" And it's the one I just had here! - [Cheering.]
- Hey! Hey! Oh! Give me some! Give me some! [Sighs.]
[Siren wails, police radio chatter.]
Hey, it happens.
I fought the bones, and the bones won.
Well, I just spoke to Principal Biscuits, and he said that despite what transpired today, future accounts shall remember Douglas as a hero.
Because people drink, kids touch things, skeletons fall.
But Douglas kept his cool, and that that's what a real Room Parent does.
[Squeaky voice.]
No! [Normal voice.]
What a real Room Parent does is takes their case straight to the top! Okay, easy.
These kids are still skittish.
You have to know that your excited voice sounds exactly like giant clattering bones.
Straight to the top.
I'm being briefed by the Joint Line-Leaders in five minutes.
You have four.
Make them count.
All right, look, Rory, here's the deal We need a favor, okay? Amend Hilltop's charter so that I've already done a favor.
Over the summer, I received a postcard from a constituent asking me to pass the Every-Other-Year Room Parent Act.
So, I did.
That was the favor.
Who was the constituent? I've been sworn to secrecy.
But this is too Shakespearean to pass up.
That was a really insensitive way of delivering that news.
W-Why do you care if I quit the Winebrary? Remember all the stuff you caught me doing when we were on "Undercover Boss"? Okay, again, we were never on "Undercover Boss.
" I just wore a hat that day.
Poppy, the Winebrary gave me time to follow my dreams, but I've found something better the joy of mindless busy work.
When I was developing Scareskunk, there was always more I could be doing.
But now, I leave work at 5:00 and don't think about it until 9:00 the next day.
And I can be 100% present with Jack.
You leave Jack out of this.
What about the small talk? - Yeah! - I love it.
The small talk is the busy work of conversation.
Look, Miggy, this isn't just about you following your dreams.
I miss you.
You were always there when I needed to talk.
I'll still be there.
I do live upstairs from you.
Then you're fired.
Thank you.
I'll never forget this.
Must be nice to wrap everything up in a bow, but can we get back to my thing now? Miggy, if you love it here so much, why did you pretend to hate it? Because you hated it here.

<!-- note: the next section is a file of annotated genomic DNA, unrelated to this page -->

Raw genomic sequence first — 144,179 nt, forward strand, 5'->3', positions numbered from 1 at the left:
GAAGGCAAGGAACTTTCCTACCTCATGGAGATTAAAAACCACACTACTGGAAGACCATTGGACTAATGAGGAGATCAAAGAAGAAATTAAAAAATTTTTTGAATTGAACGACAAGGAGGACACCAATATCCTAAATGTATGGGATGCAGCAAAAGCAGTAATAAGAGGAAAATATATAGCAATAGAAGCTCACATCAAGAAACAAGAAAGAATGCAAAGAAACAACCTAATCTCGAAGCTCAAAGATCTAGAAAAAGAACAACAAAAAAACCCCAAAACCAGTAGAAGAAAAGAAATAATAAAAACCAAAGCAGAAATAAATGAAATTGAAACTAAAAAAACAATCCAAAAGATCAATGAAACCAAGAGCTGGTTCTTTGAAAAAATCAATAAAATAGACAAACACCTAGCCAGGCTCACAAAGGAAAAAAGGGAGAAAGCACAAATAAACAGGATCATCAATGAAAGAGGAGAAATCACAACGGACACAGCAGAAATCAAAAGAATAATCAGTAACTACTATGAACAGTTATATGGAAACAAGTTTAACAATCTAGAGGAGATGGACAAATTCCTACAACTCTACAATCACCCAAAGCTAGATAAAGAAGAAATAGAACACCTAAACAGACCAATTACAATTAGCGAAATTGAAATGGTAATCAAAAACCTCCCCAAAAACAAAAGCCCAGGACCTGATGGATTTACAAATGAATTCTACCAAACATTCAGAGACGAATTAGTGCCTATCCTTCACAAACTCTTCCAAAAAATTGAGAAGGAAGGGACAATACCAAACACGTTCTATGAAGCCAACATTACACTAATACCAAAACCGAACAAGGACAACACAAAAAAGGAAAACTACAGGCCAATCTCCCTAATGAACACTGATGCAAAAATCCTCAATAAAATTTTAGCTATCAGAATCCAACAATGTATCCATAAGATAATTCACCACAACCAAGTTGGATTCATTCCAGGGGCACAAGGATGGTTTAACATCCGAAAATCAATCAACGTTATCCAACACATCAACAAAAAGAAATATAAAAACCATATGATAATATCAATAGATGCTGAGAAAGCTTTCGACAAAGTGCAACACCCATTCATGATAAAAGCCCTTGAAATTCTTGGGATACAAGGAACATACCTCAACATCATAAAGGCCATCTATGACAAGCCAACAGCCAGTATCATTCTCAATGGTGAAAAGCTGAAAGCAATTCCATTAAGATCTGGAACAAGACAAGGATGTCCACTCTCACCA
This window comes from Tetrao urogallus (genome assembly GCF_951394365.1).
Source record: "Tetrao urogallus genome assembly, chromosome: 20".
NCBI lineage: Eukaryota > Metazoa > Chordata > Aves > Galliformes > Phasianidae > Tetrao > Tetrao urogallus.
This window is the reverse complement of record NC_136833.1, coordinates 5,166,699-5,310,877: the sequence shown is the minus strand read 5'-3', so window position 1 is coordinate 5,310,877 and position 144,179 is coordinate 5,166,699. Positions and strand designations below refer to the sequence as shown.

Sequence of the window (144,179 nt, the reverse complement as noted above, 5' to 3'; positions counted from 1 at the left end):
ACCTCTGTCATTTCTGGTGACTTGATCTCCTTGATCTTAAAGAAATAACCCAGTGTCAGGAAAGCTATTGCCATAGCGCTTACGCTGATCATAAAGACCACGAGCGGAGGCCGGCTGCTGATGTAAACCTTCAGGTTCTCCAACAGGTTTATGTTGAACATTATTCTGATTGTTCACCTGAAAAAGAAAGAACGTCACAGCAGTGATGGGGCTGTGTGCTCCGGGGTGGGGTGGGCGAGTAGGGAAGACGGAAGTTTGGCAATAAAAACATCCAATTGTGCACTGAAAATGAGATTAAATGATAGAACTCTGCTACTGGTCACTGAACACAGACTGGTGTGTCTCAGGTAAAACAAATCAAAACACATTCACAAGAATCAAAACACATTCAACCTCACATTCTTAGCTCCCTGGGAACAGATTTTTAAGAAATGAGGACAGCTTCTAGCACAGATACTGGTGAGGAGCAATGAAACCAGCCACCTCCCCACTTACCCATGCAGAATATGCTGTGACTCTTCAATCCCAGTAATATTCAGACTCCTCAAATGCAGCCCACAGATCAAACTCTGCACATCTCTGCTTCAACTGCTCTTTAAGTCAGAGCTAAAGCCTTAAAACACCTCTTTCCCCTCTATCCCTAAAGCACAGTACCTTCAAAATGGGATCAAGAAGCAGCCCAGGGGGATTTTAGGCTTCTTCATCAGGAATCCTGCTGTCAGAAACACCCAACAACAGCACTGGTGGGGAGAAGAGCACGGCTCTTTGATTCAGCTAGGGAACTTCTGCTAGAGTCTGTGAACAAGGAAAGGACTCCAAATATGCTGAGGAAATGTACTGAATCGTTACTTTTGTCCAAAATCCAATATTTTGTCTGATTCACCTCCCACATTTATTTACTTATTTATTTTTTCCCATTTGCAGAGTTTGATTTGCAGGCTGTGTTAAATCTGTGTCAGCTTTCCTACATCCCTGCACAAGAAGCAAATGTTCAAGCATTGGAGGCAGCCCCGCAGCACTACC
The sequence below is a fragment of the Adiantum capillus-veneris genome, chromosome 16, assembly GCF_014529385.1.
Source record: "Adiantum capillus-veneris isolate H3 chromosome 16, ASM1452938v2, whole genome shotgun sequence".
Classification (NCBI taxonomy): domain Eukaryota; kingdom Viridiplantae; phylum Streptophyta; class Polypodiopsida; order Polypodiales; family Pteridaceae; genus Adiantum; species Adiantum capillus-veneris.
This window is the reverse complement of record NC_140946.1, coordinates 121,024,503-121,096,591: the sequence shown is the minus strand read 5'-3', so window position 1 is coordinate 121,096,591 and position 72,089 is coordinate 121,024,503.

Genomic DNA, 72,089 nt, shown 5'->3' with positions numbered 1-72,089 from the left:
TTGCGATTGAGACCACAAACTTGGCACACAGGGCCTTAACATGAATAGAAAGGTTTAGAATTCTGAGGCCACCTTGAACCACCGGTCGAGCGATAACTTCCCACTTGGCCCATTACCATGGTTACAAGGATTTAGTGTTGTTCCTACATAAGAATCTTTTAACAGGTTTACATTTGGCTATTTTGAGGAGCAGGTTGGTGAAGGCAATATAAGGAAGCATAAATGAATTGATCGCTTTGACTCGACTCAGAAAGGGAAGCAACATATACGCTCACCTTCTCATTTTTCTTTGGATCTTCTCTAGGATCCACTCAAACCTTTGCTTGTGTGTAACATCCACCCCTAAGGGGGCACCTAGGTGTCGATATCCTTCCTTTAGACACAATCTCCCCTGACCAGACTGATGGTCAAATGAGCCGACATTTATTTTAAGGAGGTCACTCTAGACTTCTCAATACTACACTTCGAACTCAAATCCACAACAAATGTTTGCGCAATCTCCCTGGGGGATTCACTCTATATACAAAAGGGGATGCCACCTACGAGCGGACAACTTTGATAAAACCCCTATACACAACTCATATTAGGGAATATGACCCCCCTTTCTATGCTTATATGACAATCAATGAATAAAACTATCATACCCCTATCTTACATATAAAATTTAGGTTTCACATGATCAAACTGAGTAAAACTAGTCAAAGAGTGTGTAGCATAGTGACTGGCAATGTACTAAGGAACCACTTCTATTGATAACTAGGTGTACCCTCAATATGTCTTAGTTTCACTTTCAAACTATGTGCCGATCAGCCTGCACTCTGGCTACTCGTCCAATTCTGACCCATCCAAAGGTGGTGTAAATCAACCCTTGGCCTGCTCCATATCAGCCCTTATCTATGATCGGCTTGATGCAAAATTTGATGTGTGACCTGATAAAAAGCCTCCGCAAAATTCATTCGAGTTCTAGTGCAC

I'm an empath, girl.
And Poppy told me it's just easier.
Yes, okay.
Sometimes I pretend to hate the things that you hate because it's the cost of doing business, the business here being staying friends with you.
- [Gasps.]
- MIGGY: O-O-Okay.
There's only one way to save this friendship, - and it's as follows.
- [Cellphone alarm beeps.]
Eh [Clears throat.]
Quittin' time.
Let's pick this up first thing Monday.
All right.
So, it might not have totally been a coincidence, me being at the museum today.
I'm sorry.
Don't be.
It was good we had an extra pair of hands to drag Ms.
Pronstroller out from underneath the Tyrannosaurus pelvis.
True, but I need to stop fighting the fact that you're growing up and give you the lowercase space you deserve, because I know Lance Bass uppercase Space Camp made you realize that having me around all the time might not be so great.
Lance Bass uppercase Space Camp made me realize that you being around all the time is too great.
- [Alarm blaring.]
- LANCE BASS: 20 seconds to impact.
GRAHAM: Still waiting on your orders, Captain Cooper.
Do I deactivate the atmospheric shield or not? If you deactivate the shield, every last molecule of oxygen escapes and the terra-forming colony will die! If I don't deactivate it, you'll incinerate on impact, sacrificing yourself, your crew, and your priceless cargo of frozen seeds.